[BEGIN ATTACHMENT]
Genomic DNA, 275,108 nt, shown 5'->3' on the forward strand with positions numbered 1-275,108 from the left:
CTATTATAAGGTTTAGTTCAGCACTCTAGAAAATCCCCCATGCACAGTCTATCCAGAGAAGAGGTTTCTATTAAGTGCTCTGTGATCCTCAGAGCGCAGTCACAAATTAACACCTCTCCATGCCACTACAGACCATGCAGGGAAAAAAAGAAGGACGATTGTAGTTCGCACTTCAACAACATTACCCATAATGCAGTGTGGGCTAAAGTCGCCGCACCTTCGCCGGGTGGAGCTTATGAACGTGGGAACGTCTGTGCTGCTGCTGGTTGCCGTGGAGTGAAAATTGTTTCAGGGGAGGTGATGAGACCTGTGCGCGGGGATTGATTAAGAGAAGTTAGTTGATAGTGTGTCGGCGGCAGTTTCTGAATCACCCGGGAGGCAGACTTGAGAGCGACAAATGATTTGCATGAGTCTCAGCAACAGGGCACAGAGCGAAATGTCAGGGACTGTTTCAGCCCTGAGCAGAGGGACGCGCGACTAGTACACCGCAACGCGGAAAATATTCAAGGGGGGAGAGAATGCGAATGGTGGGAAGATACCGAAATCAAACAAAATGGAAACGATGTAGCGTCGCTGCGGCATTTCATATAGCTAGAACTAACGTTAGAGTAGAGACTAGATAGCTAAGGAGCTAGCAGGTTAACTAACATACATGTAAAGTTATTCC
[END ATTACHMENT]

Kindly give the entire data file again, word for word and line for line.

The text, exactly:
Genomic DNA, 275,108 nt, shown 5'->3' on the forward strand with positions numbered 1-275,108 from the left:
CTATTATAAGGTTTAGTTCAGCACTCTAGAAAATCCCCCATGCACAGTCTATCCAGAGAAGAGGTTTCTATTAAGTGCTCTGTGATCCTCAGAGCGCAGTCACAAATTAACACCTCTCCATGCCACTACAGACCATGCAGGGAAAAAAAGAAGGACGATTGTAGTTCGCACTTCAACAACATTACCCATAATGCAGTGTGGGCTAAAGTCGCCGCACCTTCGCCGGGTGGAGCTTATGAACGTGGGAACGTCTGTGCTGCTGCTGGTTGCCGTGGAGTGAAAATTGTTTCAGGGGAGGTGATGAGACCTGTGCGCGGGGATTGATTAAGAGAAGTTAGTTGATAGTGTGTCGGCGGCAGTTTCTGAATCACCCGGGAGGCAGACTTGAGAGCGACAAATGATTTGCATGAGTCTCAGCAACAGGGCACAGAGCGAAATGTCAGGGACTGTTTCAGCCCTGAGCAGAGGGACGCGCGACTAGTACACCGCAACGCGGAAAATATTCAAGGGGGGAGAGAATGCGAATGGTGGGAAGATACCGAAATCAAACAAAATGGAAACGATGTAGCGTCGCTGCGGCATTTCATATAGCTAGAACTAACGTTAGAGTAGAGACTAGATAGCTAAGGAGCTAGCAGGTTAACTAACATACATGTAAAGTTATTCC